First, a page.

Park life, where people help people


Every weekend I go to my local park. I walk through the woods, round the lakes and have a coffee at the cafe. Roundhay Park is a place I’ve visited for nearly 50 years. Nearly!

It has great landscapes and sometimes it has different moods. I know a fair bit about the history as I was lucky enough to do the design work for a book entitled ‘An illustrated history of Roundhay Park’. It’s still available in the Roundhay Mansion gift shop. You can also make a virtual visit to the park via the Friends of Roundhay park website.

There are many different groups who use the park. On Saturday mornings there is Leeds Park run, a volunteer organised 5k run. There are dog training groups and other fitness sessions. A rowing club uses the lake, as does a canoe water polo basketball sport mashup all sharing the lake with people fishing. So all sorts going on.

swan 3

Most days there are a variety of birds on the lakes; moor hens, coots, grebes, gulls, ducks and cormorants recently too. And obviously swans. Like ducks and gulls, it’s easy to dismiss all swans as the same. They look the same; they swim the same; they fly the same.

But I saw something recently on TV about a study started in 1964 by Sir Peter Scott which suggested swans have unique patterns on their bills.


(Photo credit to the Wildfowl and Wetland Trust)

Swans fascinate me in how they interact, or don’t, with each other and with the people using the park.

But unless we really take time to look or find out, we wouldn’t know swans can be individually identified or perhaps even have different personalities. That probably applies to people too; and like parks, we are probably all happy in our familiar spaces.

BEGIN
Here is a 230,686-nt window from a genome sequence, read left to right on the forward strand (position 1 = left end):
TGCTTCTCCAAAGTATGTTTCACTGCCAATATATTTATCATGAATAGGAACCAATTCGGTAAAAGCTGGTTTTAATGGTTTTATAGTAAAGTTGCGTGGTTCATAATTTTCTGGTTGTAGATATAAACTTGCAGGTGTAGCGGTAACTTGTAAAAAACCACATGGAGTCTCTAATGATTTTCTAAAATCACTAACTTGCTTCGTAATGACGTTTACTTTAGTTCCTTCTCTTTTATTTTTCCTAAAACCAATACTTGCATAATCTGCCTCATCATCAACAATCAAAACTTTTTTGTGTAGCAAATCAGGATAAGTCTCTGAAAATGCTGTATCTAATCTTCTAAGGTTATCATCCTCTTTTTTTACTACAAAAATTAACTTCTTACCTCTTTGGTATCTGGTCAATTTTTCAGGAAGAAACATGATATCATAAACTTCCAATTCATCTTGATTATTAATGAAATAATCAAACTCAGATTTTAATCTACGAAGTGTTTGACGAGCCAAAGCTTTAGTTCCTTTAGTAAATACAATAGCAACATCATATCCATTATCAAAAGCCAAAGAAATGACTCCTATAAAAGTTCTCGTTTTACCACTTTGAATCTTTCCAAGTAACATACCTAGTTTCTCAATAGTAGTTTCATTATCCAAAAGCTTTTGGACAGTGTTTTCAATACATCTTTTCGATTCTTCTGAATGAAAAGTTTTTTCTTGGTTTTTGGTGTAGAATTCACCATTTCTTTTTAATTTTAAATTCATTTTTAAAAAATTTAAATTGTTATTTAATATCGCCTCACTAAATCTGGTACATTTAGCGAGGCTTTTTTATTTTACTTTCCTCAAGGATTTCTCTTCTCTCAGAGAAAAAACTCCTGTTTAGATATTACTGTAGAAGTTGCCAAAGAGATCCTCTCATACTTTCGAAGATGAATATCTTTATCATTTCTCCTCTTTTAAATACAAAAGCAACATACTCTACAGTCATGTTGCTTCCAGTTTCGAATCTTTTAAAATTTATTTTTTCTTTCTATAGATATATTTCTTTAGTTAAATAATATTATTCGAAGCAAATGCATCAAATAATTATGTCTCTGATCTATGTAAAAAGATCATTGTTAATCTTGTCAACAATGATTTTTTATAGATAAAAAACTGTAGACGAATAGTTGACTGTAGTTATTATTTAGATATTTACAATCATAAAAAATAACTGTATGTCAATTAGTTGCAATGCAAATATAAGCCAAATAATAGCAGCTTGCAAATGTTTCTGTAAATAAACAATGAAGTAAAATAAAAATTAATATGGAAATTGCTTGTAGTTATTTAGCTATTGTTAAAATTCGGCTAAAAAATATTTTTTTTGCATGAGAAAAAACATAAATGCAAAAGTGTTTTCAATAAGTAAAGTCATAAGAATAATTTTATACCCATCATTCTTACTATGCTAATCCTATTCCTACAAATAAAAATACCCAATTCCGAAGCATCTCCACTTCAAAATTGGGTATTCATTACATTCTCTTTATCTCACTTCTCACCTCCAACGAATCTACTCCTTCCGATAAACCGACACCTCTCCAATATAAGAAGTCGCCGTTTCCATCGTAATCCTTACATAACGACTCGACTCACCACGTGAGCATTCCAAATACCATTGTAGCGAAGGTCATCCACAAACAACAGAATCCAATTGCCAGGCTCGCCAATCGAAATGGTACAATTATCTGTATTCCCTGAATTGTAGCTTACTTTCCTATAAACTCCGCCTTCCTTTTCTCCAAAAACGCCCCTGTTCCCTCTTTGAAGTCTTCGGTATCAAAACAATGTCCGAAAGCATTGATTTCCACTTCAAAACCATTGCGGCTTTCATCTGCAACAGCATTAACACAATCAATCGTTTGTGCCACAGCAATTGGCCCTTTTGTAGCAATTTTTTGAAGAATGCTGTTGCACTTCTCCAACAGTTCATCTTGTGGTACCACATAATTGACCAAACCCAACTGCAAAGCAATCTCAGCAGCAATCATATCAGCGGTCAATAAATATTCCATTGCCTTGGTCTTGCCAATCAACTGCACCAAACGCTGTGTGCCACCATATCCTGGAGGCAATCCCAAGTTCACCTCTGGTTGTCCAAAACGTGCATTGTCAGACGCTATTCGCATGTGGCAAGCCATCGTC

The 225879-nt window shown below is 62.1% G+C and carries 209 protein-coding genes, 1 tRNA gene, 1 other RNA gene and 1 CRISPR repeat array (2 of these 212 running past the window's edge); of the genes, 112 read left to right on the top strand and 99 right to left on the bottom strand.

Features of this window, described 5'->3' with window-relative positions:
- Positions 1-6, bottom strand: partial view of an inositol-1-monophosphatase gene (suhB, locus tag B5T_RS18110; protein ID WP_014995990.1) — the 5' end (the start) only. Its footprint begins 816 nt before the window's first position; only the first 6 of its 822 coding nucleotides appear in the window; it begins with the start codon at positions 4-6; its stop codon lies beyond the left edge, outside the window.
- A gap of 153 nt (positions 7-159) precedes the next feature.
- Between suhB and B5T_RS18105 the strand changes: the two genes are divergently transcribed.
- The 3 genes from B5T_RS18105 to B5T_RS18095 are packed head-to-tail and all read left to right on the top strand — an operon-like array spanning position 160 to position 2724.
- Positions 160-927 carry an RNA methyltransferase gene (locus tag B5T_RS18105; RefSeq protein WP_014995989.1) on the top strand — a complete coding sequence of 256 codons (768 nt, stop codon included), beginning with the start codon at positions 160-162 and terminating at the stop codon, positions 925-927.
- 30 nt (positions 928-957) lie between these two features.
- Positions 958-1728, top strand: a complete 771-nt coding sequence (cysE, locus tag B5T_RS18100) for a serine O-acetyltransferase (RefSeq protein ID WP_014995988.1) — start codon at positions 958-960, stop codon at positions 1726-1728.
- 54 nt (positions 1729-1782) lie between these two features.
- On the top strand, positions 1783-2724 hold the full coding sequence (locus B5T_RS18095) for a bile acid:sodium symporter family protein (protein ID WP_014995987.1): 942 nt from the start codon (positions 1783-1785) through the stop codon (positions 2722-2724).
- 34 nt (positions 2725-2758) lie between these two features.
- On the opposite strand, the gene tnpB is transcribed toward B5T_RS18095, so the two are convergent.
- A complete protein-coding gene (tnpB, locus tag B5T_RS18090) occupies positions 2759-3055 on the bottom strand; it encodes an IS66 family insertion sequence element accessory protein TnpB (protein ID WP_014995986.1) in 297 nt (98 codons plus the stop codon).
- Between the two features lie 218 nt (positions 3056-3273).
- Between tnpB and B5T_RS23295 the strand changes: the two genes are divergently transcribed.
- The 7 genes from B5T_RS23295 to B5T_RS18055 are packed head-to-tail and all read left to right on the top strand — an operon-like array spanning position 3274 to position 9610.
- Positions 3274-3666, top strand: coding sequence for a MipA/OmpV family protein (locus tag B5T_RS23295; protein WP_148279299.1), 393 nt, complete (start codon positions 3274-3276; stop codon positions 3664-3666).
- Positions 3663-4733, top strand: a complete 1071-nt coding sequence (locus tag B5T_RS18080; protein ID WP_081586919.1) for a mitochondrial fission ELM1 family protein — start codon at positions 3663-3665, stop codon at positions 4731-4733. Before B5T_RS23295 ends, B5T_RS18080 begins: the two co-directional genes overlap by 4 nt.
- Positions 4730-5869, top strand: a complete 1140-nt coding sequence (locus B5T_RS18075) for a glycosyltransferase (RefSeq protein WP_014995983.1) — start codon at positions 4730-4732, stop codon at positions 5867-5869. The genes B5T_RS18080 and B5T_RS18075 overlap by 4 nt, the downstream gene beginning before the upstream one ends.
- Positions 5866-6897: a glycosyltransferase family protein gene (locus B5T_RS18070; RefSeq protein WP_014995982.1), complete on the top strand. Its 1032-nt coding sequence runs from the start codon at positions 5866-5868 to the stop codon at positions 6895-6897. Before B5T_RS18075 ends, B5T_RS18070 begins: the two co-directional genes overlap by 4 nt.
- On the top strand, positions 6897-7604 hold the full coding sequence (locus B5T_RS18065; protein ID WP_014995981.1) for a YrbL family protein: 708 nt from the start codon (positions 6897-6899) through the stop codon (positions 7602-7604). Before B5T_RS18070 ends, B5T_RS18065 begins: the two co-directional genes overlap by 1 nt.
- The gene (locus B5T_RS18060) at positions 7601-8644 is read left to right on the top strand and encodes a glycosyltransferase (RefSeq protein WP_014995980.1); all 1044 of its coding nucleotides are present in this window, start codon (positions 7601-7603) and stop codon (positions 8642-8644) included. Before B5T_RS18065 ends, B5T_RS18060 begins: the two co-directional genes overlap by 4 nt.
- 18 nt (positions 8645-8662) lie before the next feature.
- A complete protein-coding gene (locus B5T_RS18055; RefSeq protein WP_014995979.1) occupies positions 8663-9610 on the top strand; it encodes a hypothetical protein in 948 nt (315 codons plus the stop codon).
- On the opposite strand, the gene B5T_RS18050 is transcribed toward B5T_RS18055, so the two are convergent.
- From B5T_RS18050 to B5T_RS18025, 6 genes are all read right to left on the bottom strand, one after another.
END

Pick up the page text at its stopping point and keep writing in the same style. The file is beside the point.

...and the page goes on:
Unless we see things as important enough, we might not go find out new things, visit new places or meet new people that might change our view on life or improve our or others wellbeing.

There appears to be movement towards encouraging people to do more for themselves and others with volunteering and self development opportunities being seen as a way to help improve where we live.

NHS change day 2014 had a pledge based on the Nesta Randomised Coffee trials. It is Leeds connected coffee pledge, where you take 30 minutes and invite someone you don’t properly know to meet and find out what you both do. It was all aimed at connecting people in Leeds in a more sociable way but the idea could be for anywhere. It could work within organisations and businesses too.

Whilst a great idea, it’s probably something that should happen all year round. And why just limit it to work? Things like this and volunteering can make a huge difference. Just look at what goes on in your local park and through groups like the Friends of Roundhay Park.

It’s suggested in this link that three quarters of the population described themselves as having volunteered in the past year. I like that they call it people helping people and nothing more convoluted. The volunteering I’ve done, whilst it contributed to good causes and helping people, also benefitted me in later life. It has given me a much wider network of friends and interests than if I’d not made the effort. It’s made me more effective at work too.

I’d like to suggest people go to their local park and see what really goes on or even a different park once in a while and see what you can get involved with. You never know what opportunities it might bring.

Being sociable might just be worth it.

Phil Jewitt


About Phil Jewitt

Comms guy and meaning maker, living in that place between personal and professional. Home is Leeds, Yorkshire. I work in communications for Leeds City Council, the 2nd largest council - with a lot to talk about and a lot to listen to.
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One Response to Park life, where people help people

  1. Pingback: Walking and wellbeing our way to blog happiness | weeklyblogclub

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